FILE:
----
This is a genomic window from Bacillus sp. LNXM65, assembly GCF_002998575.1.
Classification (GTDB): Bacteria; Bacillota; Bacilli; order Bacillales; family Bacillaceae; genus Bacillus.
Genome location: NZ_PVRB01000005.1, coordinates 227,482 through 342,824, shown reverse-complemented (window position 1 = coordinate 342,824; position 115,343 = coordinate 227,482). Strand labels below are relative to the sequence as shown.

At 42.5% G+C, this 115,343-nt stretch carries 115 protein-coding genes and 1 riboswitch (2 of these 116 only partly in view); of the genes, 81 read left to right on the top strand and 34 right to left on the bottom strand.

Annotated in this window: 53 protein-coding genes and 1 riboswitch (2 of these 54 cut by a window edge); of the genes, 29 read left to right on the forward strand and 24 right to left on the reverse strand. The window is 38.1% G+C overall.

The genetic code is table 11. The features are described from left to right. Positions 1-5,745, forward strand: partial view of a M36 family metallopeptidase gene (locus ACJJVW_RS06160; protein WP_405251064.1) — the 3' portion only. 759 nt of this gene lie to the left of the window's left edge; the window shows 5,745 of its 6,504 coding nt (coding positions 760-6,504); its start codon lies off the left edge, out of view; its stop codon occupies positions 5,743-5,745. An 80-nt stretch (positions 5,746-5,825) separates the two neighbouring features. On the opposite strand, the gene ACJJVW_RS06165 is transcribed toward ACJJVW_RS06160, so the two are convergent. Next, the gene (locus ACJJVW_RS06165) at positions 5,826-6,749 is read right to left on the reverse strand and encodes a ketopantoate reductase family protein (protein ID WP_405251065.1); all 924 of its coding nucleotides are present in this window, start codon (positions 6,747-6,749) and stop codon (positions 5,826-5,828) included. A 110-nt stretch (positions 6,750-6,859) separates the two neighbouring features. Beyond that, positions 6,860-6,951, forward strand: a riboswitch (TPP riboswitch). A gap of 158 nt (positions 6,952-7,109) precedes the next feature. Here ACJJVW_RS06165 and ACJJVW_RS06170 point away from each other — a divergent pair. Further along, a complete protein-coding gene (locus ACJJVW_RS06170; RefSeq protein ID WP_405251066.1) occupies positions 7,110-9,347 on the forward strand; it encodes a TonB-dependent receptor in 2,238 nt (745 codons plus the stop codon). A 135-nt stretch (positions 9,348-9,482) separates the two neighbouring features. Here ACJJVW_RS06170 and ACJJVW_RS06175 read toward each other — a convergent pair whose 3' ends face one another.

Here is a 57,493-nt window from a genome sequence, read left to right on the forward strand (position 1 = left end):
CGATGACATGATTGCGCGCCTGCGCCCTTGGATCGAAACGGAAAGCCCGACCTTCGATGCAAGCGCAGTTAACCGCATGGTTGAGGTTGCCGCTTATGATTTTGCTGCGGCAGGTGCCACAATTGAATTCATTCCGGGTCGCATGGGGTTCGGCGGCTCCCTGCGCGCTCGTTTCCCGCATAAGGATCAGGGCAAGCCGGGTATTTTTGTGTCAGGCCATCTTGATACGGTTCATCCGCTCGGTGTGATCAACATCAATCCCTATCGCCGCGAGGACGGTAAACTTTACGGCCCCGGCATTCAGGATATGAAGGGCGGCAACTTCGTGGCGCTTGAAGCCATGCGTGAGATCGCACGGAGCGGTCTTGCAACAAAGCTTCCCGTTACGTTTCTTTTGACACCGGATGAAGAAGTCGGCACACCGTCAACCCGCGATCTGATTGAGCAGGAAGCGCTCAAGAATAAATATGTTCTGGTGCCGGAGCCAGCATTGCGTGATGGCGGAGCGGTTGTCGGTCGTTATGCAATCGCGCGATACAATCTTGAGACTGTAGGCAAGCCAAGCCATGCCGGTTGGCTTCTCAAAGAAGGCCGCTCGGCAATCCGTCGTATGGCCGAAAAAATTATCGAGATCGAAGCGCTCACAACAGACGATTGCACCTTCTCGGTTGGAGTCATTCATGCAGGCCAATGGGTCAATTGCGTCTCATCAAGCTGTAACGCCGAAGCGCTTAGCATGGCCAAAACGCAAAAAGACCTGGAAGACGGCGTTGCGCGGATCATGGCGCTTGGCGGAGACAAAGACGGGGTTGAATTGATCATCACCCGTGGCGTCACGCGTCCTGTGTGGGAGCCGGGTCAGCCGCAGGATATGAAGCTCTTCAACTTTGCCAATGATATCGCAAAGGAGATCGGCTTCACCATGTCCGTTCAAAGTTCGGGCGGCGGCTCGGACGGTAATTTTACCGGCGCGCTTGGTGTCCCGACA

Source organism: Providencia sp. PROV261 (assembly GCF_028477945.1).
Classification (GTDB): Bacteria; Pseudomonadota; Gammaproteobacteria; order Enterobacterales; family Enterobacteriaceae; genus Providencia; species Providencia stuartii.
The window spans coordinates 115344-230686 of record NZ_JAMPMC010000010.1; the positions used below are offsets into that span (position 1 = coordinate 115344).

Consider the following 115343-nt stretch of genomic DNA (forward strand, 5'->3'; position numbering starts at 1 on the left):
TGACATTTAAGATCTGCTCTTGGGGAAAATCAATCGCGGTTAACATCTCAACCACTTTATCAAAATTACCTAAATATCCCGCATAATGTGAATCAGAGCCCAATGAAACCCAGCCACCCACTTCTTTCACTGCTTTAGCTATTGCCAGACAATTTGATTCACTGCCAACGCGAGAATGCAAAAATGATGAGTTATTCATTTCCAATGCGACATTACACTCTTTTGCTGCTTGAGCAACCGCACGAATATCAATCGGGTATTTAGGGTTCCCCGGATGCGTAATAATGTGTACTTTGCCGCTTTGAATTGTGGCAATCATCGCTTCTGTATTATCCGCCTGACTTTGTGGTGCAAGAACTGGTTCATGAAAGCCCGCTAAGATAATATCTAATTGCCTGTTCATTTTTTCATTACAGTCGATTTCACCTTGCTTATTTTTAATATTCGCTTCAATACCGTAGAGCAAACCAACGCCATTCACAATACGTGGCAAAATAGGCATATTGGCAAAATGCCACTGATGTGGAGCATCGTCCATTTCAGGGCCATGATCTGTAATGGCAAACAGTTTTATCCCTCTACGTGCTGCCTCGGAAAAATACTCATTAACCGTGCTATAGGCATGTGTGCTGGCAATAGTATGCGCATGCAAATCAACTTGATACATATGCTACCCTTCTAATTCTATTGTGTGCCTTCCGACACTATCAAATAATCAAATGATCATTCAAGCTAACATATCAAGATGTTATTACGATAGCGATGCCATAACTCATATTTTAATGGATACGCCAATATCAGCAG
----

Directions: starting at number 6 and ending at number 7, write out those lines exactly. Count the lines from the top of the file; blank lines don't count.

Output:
The genetic code is table 11. The features are described from left to right. Positions 1-5,745, forward strand: partial view of a M36 family metallopeptidase gene (locus ACJJVW_RS06160; protein WP_405251064.1) — the 3' portion only. 759 nt of this gene lie to the left of the window's left edge; the window shows 5,745 of its 6,504 coding nt (coding positions 760-6,504); its start codon lies off the left edge, out of view; its stop codon occupies positions 5,743-5,745. An 80-nt stretch (positions 5,746-5,825) separates the two neighbouring features. On the opposite strand, the gene ACJJVW_RS06165 is transcribed toward ACJJVW_RS06160, so the two are convergent. Next, the gene (locus ACJJVW_RS06165) at positions 5,826-6,749 is read right to left on the reverse strand and encodes a ketopantoate reductase family protein (protein ID WP_405251065.1); all 924 of its coding nucleotides are present in this window, start codon (positions 6,747-6,749) and stop codon (positions 5,826-5,828) included. A 110-nt stretch (positions 6,750-6,859) separates the two neighbouring features. Beyond that, positions 6,860-6,951, forward strand: a riboswitch (TPP riboswitch). A gap of 158 nt (positions 6,952-7,109) precedes the next feature. Here ACJJVW_RS06165 and ACJJVW_RS06170 point away from each other — a divergent pair. Further along, a complete protein-coding gene (locus ACJJVW_RS06170; RefSeq protein ID WP_405251066.1) occupies positions 7,110-9,347 on the forward strand; it encodes a TonB-dependent receptor in 2,238 nt (745 codons plus the stop codon). A 135-nt stretch (positions 9,348-9,482) separates the two neighbouring features. Here ACJJVW_RS06170 and ACJJVW_RS06175 read toward each other — a convergent pair whose 3' ends face one another.

Here is a 57,493-nt window from a genome sequence, read left to right on the forward strand (position 1 = left end):